With wins over the Rangers and the Islanders, Pittsburgh is off to a 2-0 start to the season. (Photo by Mike Stobe/NHLI via Getty Images)
I’m not a big fan of making a Stanley Cup prediction in October – or November, December and January for that matter. So much can change and so much can happen that you’re just setting yourself up for failure and smarmy “I told ya so’s” from the peanut gallery. It’s not really a matter of picking the wrong team; it’s a matter of picking a team at the wrong time.
So I won’t make that kind of bold prediction yet, but that doesn’t mean I haven’t given it some thought.
Say what you will about the salary cap or the loser-point system, but the parity they provide is a boon to the league. Sure, it would take a miracle for a few teams to be Stanley Cup champions, but think of how many cities are home to legitimate contenders: Philadelphia, Detroit, San Jose, Boston, Vancouver, Washington, Chicago – heck, even teams like St. Louis, Dallas and New Jersey have an outside shot.
When I go down the list of all the teams, I try and pick out a reason why I don’t think they’ll win – and everyone has at least one of those. With Philadelphia, it’s a question of Ray Emery’s durability and the team’s discipline; with Vancouver, it’s the secondary scoring threat; in Washington, it’s team defense and consistent goaltending; and with Detroit, it’s the same old goaltending issues – not to mention how the new kids knocked them off the block last summer.
But when it comes down to the Pittsburgh Penguins, I just can’t see anything that stands out. An easy one to point to is the fatigue factor and how two-straight trips to the final – and a lingering Cup hangover – will impact them, but this is a young team that’s hungry to establish themselves as a dynasty. Besides, I’m not convinced that reason holds any water, anyway.
The goaltending of Marc-Andre Fleury is no longer a question mark. Once considered shaky because of his costly giveaway against the Americans in the world juniors, Fleury has come a long way from the anxious, nervous-looking kid who tripped running out onto the ice during the final in Detroit in 2008. He’s still flashy and flexible, but now there’s a confidence that gleams while he steals goals and games.
The defense? Sure, the team lost shot-blocker extraordinaire Rob Scuderi, but they replaced him with a much cheaper Jay McKee, who will do the exact same job in front of the net – and probably better. McKee is one of the premiere shot blockers among blueliners in the game and his signing was one of the most underrated of the summer.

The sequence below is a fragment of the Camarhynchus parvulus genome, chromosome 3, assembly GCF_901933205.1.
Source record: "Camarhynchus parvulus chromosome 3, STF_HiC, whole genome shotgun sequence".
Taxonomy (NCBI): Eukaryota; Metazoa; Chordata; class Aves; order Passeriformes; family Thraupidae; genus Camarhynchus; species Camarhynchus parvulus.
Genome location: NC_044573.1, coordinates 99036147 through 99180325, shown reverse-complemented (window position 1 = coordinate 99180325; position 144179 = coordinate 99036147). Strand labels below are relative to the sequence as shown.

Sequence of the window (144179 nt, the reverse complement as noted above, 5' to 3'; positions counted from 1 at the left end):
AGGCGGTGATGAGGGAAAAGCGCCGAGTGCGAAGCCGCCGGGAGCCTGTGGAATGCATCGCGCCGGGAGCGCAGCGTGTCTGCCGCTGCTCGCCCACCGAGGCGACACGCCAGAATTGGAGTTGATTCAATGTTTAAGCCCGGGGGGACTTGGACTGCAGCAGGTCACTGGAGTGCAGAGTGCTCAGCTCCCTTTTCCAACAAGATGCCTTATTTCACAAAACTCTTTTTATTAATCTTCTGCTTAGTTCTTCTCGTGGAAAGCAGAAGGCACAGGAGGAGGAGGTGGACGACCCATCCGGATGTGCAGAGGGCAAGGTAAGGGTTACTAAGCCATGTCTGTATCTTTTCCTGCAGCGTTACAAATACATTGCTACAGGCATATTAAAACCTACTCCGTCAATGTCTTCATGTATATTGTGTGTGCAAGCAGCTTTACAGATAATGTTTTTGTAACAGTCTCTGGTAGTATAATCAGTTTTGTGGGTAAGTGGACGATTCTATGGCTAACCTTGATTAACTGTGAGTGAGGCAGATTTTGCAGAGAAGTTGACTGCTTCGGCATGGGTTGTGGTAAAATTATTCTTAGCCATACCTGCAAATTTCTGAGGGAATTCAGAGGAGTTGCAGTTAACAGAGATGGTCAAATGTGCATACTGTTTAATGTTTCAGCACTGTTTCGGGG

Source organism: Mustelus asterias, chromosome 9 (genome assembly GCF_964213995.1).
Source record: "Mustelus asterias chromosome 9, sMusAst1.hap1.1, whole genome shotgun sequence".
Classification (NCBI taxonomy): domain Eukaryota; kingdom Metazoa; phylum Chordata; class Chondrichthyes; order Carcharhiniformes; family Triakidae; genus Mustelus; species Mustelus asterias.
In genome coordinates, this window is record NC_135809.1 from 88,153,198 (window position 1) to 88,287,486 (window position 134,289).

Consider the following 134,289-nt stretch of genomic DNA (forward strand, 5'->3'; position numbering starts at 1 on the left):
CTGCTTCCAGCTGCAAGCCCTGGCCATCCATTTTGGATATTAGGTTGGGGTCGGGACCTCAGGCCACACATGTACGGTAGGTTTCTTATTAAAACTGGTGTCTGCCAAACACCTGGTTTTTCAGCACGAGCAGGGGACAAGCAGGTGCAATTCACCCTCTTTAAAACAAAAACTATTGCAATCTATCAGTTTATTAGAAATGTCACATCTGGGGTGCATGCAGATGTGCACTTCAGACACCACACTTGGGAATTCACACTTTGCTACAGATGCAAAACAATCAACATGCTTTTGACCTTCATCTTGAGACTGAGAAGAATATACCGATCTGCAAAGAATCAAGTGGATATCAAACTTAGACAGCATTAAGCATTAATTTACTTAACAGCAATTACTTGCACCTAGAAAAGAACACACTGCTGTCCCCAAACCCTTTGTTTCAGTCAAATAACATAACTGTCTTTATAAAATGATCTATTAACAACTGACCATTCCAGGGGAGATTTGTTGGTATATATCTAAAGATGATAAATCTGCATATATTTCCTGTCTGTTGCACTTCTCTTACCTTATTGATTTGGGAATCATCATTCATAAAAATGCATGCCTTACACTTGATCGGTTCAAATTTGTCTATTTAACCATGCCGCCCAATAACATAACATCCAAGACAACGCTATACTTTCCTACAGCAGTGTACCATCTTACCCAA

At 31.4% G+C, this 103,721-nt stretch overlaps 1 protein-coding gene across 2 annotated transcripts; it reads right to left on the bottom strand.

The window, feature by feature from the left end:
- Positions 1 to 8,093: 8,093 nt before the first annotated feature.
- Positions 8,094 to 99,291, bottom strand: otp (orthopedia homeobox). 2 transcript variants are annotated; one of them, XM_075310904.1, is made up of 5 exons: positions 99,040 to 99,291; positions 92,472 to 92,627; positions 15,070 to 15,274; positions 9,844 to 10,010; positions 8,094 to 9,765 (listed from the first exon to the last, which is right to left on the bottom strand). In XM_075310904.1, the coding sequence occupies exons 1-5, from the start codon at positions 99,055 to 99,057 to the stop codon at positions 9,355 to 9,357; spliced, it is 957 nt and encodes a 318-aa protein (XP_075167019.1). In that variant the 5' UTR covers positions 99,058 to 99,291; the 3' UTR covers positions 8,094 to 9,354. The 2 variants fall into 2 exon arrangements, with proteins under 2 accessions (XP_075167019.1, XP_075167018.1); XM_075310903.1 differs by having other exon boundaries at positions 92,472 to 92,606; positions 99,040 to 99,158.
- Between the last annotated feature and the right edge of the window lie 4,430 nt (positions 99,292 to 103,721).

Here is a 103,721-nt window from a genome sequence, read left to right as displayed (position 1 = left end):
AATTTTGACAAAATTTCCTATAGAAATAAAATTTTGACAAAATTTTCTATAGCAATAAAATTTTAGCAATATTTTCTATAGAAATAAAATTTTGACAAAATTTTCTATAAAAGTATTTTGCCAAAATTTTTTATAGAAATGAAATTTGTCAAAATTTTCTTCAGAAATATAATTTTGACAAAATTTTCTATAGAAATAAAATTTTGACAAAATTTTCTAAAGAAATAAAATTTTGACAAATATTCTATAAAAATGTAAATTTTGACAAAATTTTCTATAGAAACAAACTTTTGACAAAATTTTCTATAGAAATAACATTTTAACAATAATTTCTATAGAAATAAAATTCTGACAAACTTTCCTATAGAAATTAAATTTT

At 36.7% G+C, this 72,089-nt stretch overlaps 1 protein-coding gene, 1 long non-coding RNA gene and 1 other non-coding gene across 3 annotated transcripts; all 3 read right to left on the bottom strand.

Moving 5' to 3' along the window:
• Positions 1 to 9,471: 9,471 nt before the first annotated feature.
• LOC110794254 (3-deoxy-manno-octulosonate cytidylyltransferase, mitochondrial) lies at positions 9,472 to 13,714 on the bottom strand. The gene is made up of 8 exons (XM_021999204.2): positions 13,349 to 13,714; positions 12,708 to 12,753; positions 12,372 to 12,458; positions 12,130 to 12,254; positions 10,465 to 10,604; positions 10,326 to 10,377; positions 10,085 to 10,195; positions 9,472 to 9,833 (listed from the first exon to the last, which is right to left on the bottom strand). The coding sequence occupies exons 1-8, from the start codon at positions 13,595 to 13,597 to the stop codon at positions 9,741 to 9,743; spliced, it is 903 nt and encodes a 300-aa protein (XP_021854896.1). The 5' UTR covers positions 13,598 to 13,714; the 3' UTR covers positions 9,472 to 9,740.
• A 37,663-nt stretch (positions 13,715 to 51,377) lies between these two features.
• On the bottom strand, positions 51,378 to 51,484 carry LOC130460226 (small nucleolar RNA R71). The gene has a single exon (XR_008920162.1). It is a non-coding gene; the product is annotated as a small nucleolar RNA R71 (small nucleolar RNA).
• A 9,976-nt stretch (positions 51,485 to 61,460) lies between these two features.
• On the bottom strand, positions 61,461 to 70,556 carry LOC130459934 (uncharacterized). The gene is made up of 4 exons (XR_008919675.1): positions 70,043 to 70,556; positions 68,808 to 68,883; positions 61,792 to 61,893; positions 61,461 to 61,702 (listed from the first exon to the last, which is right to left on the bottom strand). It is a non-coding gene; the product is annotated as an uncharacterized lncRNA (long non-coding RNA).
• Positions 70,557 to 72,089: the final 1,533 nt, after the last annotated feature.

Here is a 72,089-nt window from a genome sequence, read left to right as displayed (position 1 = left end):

Hal Gill’s big body was lost to Montreal and not directly replaced, but a team’s Stanley Cup chances aren’t determined by the presence of a player like Gill, anyway. Alex Goligoski, who gets a full-time role this year, is the opposite of Gill – he will make this offensive team even more threatening and quick from the back end.
Up front, the discussion begins with Evgeni Malkin and Sidney Crosby. Call them whatever names you’d like, but until someone hurls sticks and stones at them, these two are in the conversation for best player in the game and can drive a team through the playoffs. Still don’t believe the hype after two-straight Cup final appearances? Some folks wouldn’t know skill if it dangled around them and lit the lamp with a top-shelfer.
From there, it turns to Jordan Staal, who I’m convinced will one day be a Selke Trophy winner. His offensive potential has yet to completely present itself, but his defensive awareness is quite apparent. And when it comes to what you want from your third-line center, Staal is pretty much all you could ask for, with the potential and athleticism to become much, much more.
Every championship team needs secondary scoring and when one of Crosby or Malkin is anchoring the “secondary” line, scoring isn’t much of a problem. Chris Kunitz, Bill Guerin and Ruslan Fedotenko have proven to be an ample support staff and don’t need to put up big numbers – they just need to be a threat.
For sandpaper, Max Talbot – the first star of the Cup-clinching game in June – provides the heart and soul, while Matt Cooke is never a fun customer to play against, either. This aspect is common among contenders – and, yes, Detroit has it too: Tomas Holmstrom, Dan Cleary, Kris Draper – and is imperative to spark teams when the chips are down. Pittsburgh’s paperboys have proven to be able to shine on the biggest stages and thrive in the limelight.
Take a look at the point-getters and minute-munchers for this team during last year’s playoffs and tell me exactly what they lost.
It’s funny how the best teams in the league get picked on for being whiny, old, overrated or a figment of the media’s imagination by a few outspoken rival fans. No matter how good these teams are in reality, they’ll never be accepted as legitimate by the most biased among us…even if they are engraved on the Stanley Cup.
So am I picking Pittsburgh to win the Cup in June? No, that’s silly, it’s only October and so much of the story has yet to be written.
But am I declaring them the most logical choice at this juncture, because of all the necessary ingredients and known commodities they have stewing in the pot? Absolutely.
And formulating desperate conspiracy theories or calling their stars names for perceived shortcomings doesn’t change that fact.
Rory Boylen is TheHockeyNews.com's web content specialist and a regular contributor to THN.com. His blog will appear regularly in the off-season.
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